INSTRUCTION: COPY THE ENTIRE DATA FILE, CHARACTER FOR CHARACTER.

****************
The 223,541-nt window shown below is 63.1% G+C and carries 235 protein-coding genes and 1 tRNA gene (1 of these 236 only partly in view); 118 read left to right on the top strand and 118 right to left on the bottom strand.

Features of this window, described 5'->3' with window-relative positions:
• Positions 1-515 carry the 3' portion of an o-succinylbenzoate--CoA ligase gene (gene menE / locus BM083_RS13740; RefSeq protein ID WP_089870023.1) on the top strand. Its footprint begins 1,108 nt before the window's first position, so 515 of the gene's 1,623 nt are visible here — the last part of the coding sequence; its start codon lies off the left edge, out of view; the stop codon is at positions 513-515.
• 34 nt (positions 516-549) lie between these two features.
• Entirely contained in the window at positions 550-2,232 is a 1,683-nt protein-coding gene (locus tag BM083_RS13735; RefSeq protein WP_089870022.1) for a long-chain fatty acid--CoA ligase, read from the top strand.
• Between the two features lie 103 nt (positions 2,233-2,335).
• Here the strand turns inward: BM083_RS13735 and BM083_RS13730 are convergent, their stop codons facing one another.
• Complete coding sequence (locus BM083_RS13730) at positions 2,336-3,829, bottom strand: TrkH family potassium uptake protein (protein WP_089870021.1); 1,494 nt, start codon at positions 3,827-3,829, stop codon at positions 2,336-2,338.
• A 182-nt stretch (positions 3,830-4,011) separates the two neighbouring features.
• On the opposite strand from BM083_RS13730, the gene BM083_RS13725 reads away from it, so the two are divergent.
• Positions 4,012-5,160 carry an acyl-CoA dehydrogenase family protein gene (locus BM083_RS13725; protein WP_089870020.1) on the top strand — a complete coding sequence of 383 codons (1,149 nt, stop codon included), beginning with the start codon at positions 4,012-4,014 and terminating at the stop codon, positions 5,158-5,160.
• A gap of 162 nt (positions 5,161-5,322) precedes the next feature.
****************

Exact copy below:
The 223,541-nt window shown below is 63.1% G+C and carries 235 protein-coding genes and 1 tRNA gene (1 of these 236 only partly in view); 118 read left to right on the top strand and 118 right to left on the bottom strand.

Features of this window, described 5'->3' with window-relative positions:
• Positions 1-515 carry the 3' portion of an o-succinylbenzoate--CoA ligase gene (gene menE / locus BM083_RS13740; RefSeq protein ID WP_089870023.1) on the top strand. Its footprint begins 1,108 nt before the window's first position, so 515 of the gene's 1,623 nt are visible here — the last part of the coding sequence; its start codon lies off the left edge, out of view; the stop codon is at positions 513-515.
• 34 nt (positions 516-549) lie between these two features.
• Entirely contained in the window at positions 550-2,232 is a 1,683-nt protein-coding gene (locus tag BM083_RS13735; RefSeq protein WP_089870022.1) for a long-chain fatty acid--CoA ligase, read from the top strand.
• Between the two features lie 103 nt (positions 2,233-2,335).
• Here the strand turns inward: BM083_RS13735 and BM083_RS13730 are convergent, their stop codons facing one another.
• Complete coding sequence (locus BM083_RS13730) at positions 2,336-3,829, bottom strand: TrkH family potassium uptake protein (protein WP_089870021.1); 1,494 nt, start codon at positions 3,827-3,829, stop codon at positions 2,336-2,338.
• A 182-nt stretch (positions 3,830-4,011) separates the two neighbouring features.
• On the opposite strand from BM083_RS13730, the gene BM083_RS13725 reads away from it, so the two are divergent.
• Positions 4,012-5,160 carry an acyl-CoA dehydrogenase family protein gene (locus BM083_RS13725; protein WP_089870020.1) on the top strand — a complete coding sequence of 383 codons (1,149 nt, stop codon included), beginning with the start codon at positions 4,012-4,014 and terminating at the stop codon, positions 5,158-5,160.
• A gap of 162 nt (positions 5,161-5,322) precedes the next feature.